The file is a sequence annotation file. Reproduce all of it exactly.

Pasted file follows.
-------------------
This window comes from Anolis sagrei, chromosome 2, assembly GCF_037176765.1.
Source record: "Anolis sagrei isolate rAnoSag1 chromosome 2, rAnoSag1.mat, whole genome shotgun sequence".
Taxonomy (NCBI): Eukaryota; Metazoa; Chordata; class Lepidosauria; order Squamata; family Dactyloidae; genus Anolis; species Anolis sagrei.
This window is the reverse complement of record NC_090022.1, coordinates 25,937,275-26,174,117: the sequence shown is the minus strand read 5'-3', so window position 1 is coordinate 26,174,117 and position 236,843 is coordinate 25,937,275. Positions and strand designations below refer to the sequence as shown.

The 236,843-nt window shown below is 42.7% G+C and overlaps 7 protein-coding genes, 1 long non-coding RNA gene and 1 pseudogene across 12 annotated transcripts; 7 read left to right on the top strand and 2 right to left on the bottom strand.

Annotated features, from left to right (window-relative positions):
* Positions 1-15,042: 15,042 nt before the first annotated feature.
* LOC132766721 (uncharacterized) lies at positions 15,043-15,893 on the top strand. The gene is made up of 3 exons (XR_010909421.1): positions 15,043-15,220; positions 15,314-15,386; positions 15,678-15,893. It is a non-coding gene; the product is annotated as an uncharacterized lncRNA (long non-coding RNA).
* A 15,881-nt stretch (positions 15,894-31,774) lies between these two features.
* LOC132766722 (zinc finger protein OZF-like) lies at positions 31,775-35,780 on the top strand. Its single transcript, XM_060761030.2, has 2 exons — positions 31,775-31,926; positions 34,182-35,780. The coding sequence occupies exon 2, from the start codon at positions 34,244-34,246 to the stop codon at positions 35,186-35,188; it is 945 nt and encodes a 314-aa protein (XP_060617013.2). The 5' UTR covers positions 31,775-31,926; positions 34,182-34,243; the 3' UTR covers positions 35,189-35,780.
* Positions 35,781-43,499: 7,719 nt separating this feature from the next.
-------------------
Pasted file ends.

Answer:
This window comes from Anolis sagrei, chromosome 2, assembly GCF_037176765.1.
Source record: "Anolis sagrei isolate rAnoSag1 chromosome 2, rAnoSag1.mat, whole genome shotgun sequence".
Taxonomy (NCBI): Eukaryota; Metazoa; Chordata; class Lepidosauria; order Squamata; family Dactyloidae; genus Anolis; species Anolis sagrei.
This window is the reverse complement of record NC_090022.1, coordinates 25,937,275-26,174,117: the sequence shown is the minus strand read 5'-3', so window position 1 is coordinate 26,174,117 and position 236,843 is coordinate 25,937,275. Positions and strand designations below refer to the sequence as shown.

The 236,843-nt window shown below is 42.7% G+C and overlaps 7 protein-coding genes, 1 long non-coding RNA gene and 1 pseudogene across 12 annotated transcripts; 7 read left to right on the top strand and 2 right to left on the bottom strand.

Annotated features, from left to right (window-relative positions):
* Positions 1-15,042: 15,042 nt before the first annotated feature.
* LOC132766721 (uncharacterized) lies at positions 15,043-15,893 on the top strand. The gene is made up of 3 exons (XR_010909421.1): positions 15,043-15,220; positions 15,314-15,386; positions 15,678-15,893. It is a non-coding gene; the product is annotated as an uncharacterized lncRNA (long non-coding RNA).
* A 15,881-nt stretch (positions 15,894-31,774) lies between these two features.
* LOC132766722 (zinc finger protein OZF-like) lies at positions 31,775-35,780 on the top strand. Its single transcript, XM_060761030.2, has 2 exons — positions 31,775-31,926; positions 34,182-35,780. The coding sequence occupies exon 2, from the start codon at positions 34,244-34,246 to the stop codon at positions 35,186-35,188; it is 945 nt and encodes a 314-aa protein (XP_060617013.2). The 5' UTR covers positions 31,775-31,926; positions 34,182-34,243; the 3' UTR covers positions 35,189-35,780.
* Positions 35,781-43,499: 7,719 nt separating this feature from the next.